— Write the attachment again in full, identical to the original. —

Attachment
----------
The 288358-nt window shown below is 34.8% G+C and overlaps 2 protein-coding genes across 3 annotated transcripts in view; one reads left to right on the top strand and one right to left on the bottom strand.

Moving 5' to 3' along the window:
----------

The 288358-nt window shown below is 34.8% G+C and overlaps 2 protein-coding genes across 3 annotated transcripts in view; one reads left to right on the top strand and one right to left on the bottom strand.

Moving 5' to 3' along the window: